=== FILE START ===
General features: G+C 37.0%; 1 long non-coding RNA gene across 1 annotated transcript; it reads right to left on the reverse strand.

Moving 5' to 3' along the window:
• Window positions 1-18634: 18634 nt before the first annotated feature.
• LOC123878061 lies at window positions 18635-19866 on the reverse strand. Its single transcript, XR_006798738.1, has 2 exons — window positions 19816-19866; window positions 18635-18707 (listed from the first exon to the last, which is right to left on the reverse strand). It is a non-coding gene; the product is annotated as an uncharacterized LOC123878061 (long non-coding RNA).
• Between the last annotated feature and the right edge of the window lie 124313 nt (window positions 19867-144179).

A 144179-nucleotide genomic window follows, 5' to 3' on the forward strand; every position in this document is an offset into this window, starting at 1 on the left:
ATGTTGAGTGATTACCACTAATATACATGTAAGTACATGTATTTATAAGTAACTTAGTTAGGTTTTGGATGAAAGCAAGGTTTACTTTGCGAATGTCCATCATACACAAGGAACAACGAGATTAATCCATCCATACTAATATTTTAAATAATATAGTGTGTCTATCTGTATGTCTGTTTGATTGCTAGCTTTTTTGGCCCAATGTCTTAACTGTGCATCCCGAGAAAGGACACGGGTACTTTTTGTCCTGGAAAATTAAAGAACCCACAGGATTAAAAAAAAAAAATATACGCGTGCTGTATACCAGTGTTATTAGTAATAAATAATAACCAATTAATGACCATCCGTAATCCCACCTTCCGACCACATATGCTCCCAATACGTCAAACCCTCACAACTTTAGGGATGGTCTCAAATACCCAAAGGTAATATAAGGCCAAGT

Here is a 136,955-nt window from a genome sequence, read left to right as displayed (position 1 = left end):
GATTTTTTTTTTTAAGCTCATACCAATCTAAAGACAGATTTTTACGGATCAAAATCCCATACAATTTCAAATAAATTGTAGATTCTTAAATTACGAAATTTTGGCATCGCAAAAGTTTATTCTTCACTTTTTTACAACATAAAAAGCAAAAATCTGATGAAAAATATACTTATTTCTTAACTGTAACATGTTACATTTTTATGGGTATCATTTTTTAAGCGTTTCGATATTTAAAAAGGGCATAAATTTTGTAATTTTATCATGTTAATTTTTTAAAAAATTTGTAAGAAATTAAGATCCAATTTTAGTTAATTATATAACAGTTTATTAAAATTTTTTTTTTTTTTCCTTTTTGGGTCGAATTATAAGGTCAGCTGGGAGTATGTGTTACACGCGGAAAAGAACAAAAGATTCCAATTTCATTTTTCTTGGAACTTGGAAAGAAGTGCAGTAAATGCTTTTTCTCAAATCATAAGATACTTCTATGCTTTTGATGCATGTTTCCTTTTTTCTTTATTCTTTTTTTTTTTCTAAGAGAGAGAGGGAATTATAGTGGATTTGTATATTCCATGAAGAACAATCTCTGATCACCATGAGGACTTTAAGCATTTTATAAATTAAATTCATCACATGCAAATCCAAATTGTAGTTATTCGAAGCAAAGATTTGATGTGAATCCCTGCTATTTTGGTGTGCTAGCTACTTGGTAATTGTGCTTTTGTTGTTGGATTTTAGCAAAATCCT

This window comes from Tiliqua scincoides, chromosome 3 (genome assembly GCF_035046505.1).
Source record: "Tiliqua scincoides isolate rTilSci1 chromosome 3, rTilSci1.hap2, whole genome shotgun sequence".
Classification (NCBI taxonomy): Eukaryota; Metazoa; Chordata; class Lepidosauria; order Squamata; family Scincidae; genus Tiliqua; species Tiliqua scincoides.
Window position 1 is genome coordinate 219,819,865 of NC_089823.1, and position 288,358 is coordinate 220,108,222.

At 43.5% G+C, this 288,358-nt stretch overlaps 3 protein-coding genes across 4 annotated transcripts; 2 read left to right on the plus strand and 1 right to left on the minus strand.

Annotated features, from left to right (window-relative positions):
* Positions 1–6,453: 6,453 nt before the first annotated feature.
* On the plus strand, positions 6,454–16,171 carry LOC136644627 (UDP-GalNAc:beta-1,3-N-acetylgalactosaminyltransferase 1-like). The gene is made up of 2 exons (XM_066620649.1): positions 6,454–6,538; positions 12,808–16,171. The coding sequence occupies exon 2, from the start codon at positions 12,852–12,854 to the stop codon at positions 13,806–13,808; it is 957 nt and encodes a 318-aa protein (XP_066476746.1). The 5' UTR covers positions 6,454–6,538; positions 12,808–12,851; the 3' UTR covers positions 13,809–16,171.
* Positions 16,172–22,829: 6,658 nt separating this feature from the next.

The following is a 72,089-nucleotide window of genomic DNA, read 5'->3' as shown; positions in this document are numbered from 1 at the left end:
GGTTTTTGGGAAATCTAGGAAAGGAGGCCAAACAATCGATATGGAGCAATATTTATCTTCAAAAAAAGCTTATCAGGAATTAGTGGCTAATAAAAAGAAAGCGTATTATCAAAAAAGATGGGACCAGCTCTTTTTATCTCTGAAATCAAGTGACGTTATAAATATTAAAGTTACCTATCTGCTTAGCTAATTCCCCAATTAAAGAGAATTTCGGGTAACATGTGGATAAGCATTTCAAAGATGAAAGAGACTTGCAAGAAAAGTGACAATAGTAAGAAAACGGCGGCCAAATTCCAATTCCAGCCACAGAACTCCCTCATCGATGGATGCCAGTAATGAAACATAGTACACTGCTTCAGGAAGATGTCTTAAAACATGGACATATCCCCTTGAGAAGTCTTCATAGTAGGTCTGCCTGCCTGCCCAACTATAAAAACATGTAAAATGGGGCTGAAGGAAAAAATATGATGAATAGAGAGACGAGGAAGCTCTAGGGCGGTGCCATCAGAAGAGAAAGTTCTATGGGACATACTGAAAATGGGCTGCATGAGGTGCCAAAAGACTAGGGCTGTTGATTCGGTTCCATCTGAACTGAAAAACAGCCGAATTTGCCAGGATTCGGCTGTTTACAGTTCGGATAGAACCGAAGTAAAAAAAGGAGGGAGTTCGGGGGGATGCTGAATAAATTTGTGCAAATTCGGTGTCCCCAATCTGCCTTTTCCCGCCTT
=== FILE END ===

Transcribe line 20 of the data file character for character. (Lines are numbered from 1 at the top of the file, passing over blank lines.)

GGTTTTTGGGAAATCTAGGAAAGGAGGCCAAACAATCGATATGGAGCAATATTTATCTTCAAAAAAAGCTTATCAGGAATTAGTGGCTAATAAAAAGAAAGCGTATTATCAAAAAAGATGGGACCAGCTCTTTTTATCTCTGAAATCAAGTGACGTTATAAATATTAAAGTTACCTATCTGCTTAGCTAATTCCCCAATTAAAGAGAATTTCGGGTAACATGTGGATAAGCATTTCAAAGATGAAAGAGACTTGCAAGAAAAGTGACAATAGTAAGAAAACGGCGGCCAAATTCCAATTCCAGCCACAGAACTCCCTCATCGATGGATGCCAGTAATGAAACATAGTACACTGCTTCAGGAAGATGTCTTAAAACATGGACATATCCCCTTGAGAAGTCTTCATAGTAGGTCTGCCTGCCTGCCCAACTATAAAAACATGTAAAATGGGGCTGAAGGAAAAAATATGATGAATAGAGAGACGAGGAAGCTCTAGGGCGGTGCCATCAGAAGAGAAAGTTCTATGGGACATACTGAAAATGGGCTGCATGAGGTGCCAAAAGACTAGGGCTGTTGATTCGGTTCCATCTGAACTGAAAAACAGCCGAATTTGCCAGGATTCGGCTGTTTACAGTTCGGATAGAACCGAAGTAAAAAAAGGAGGGAGTTCGGGGGGATGCTGAATAAATTTGTGCAAATTCGGTGTCCCCAATCTGCCTTTTCCCGCCTT